The FDA approved the use of Reyataz as part of combination HIV therapy on Friday. Bristol-Myers plans for the drug to hit pharmacy shelves next month. But the company would not reveal the drug's price, saying only that it would be competitive with other protease inhibitors. (Associated Press, 06.20.03)
In the study's computer simulation model, the projected life expectancy of a 37-year-old patient receiving early highly active antiretroviral therapy was nearly three years longer than that of a patient receiving delayed therapy (16.54 years vs. 13.73 years), even assuming increased cholesterol levels, a side effect associated with the therapy. This benefit is attributable to HAART's effectiveness in reducing HIV viral levels, which improves CD4 cell count and leads to a reduction in the likelihood of opportunistic infections. The study also compared life expectancy for early vs. delayed therapy assuming no cholesterol side effects, and the results were similar (16.66 years vs. 13.80 years).
The timing of HAART initiation has been the subject of controversy because of the drugs' side effects, including elevated cholesterol and fat redistribution (a condition that may have a negative effect on the patient's quality of life but is not life-threatening). Last year the US Department of Health and Human Services changed its recommendation for initial HAART use: It suggested offering HAART only to those patients with somewhat more advanced disease (viral loads of greater than 30,000 copies/mL or CD4 cell count less than 350/µL).
The current study's findings suggest that HIV patients who choose early treatment offered according to current guidelines will benefit. "Changes in cholesterol levels or quality of life associated with HAART should not be used by government or private payers to justify placing limitations on access to early HIV treatment," said Schackman, an assistant professor of public health. "We know that access is being denied due to budget limitations among AIDS Drug Assistance Programs, which frequently pay for early treatment for HIV patients who are too healthy to qualify for Medicaid. [ADAPs] in 10 states have one or more program restrictions, including capped enrollment, limited drug coverage, or expenditure caps. Early treatment is cost-effective, so enrollment caps that delay access until the patient's HIV disease becomes more advanced are an inefficient reallocation of resources."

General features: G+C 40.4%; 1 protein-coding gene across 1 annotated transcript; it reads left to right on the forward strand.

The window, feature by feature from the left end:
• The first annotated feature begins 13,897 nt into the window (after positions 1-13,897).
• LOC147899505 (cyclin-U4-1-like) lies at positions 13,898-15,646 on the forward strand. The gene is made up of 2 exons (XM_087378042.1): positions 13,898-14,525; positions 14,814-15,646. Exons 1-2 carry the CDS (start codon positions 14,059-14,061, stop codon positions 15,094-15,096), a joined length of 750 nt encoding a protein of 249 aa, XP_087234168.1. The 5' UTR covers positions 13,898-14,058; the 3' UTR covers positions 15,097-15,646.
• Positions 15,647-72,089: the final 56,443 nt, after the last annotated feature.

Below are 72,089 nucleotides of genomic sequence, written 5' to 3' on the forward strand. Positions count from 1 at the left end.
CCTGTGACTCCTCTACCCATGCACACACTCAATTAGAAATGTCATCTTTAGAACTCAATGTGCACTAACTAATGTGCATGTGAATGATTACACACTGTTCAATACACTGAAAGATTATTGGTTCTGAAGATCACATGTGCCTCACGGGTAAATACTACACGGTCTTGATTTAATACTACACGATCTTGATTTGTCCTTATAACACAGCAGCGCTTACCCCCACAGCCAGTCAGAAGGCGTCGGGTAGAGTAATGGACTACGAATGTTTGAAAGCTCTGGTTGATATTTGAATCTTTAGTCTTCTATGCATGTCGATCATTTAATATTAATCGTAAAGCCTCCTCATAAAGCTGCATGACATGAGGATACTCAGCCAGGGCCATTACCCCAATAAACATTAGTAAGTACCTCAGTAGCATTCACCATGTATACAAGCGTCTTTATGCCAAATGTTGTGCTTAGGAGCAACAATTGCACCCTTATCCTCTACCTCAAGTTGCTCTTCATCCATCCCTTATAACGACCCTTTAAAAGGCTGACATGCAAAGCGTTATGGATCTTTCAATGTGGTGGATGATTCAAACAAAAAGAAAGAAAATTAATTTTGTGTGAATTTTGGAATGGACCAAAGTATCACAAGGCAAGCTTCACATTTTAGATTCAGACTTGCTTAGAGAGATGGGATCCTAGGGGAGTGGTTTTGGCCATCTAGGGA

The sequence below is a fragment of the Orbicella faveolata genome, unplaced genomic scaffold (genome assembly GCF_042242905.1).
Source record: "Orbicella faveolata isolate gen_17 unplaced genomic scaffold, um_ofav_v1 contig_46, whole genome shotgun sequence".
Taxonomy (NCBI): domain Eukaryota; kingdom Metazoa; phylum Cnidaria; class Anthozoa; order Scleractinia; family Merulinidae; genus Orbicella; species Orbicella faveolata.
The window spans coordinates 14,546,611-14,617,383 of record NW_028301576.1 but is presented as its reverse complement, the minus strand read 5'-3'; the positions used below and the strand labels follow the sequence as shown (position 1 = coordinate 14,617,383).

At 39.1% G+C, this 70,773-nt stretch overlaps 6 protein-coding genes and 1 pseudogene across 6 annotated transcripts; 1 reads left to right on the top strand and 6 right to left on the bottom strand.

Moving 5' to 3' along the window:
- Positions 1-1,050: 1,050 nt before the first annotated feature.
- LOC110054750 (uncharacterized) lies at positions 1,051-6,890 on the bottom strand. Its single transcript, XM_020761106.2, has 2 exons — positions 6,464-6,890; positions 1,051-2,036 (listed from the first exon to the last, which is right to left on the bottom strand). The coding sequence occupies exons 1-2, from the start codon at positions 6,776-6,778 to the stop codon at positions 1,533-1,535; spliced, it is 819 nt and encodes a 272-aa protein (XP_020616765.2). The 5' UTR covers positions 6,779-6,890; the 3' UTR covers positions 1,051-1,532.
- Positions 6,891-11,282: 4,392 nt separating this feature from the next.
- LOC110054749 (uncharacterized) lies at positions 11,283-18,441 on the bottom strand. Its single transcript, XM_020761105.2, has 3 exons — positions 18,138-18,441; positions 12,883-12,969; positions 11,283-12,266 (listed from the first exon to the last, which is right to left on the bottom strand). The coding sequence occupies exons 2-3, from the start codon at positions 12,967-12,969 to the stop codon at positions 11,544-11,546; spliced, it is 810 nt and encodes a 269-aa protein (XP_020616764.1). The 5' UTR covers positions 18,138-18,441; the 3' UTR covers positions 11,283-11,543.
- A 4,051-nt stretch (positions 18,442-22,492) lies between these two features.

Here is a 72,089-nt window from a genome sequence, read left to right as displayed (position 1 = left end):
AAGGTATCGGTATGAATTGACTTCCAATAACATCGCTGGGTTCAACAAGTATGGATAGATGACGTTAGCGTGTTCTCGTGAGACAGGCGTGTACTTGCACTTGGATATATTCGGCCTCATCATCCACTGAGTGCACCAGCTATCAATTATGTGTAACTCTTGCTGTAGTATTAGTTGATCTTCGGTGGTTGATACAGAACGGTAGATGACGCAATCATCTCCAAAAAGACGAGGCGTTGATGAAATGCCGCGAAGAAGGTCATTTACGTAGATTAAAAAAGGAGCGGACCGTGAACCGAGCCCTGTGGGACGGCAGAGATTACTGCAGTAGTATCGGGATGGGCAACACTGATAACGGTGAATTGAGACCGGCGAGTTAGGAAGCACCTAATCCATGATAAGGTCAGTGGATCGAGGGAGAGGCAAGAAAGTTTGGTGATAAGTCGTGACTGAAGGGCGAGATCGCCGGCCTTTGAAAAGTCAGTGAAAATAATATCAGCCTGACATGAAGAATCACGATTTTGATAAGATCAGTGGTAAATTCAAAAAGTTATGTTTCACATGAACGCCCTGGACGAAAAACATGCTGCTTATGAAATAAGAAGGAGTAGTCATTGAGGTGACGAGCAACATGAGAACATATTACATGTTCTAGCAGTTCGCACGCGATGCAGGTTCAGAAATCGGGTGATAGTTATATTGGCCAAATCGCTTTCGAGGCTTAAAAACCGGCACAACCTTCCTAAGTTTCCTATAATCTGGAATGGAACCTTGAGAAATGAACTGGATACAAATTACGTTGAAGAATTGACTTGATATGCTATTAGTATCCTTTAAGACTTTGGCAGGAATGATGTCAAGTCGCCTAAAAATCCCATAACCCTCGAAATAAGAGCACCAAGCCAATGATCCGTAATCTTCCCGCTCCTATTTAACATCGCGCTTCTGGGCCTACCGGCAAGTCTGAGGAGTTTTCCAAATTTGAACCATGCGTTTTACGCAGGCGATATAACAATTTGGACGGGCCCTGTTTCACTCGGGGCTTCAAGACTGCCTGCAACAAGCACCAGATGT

Early HAART is more expensive than delayed treatment. However, its cost-effectiveness ratio -- a measure of "value for money" -- is well below the median for all medical interventions nationwide. Early HAART's cost-effectiveness ratio was shown to be $13,000 per quality-adjusted life year, with or without the consideration of increased risk of heart disease. Even after adjusting for the decline in quality of life that may be associated with fat redistribution, early HAART's cost-effectiveness ratio was $17,000-$24,000 per quality-adjusted life year. This ratio is less than half that for cholesterol-lowering drugs used to prevent coronary heart disease in men without HIV. (AIDS Weekly, 05.26.03)
Articles in the Newsline section are derived from the press abstracting service run by the National Prevention Information Network (NPIN) of the Centers for Disease Control and Prevention (CDC).
This article was provided by Body Positive. It is a part of the publication Body Positive.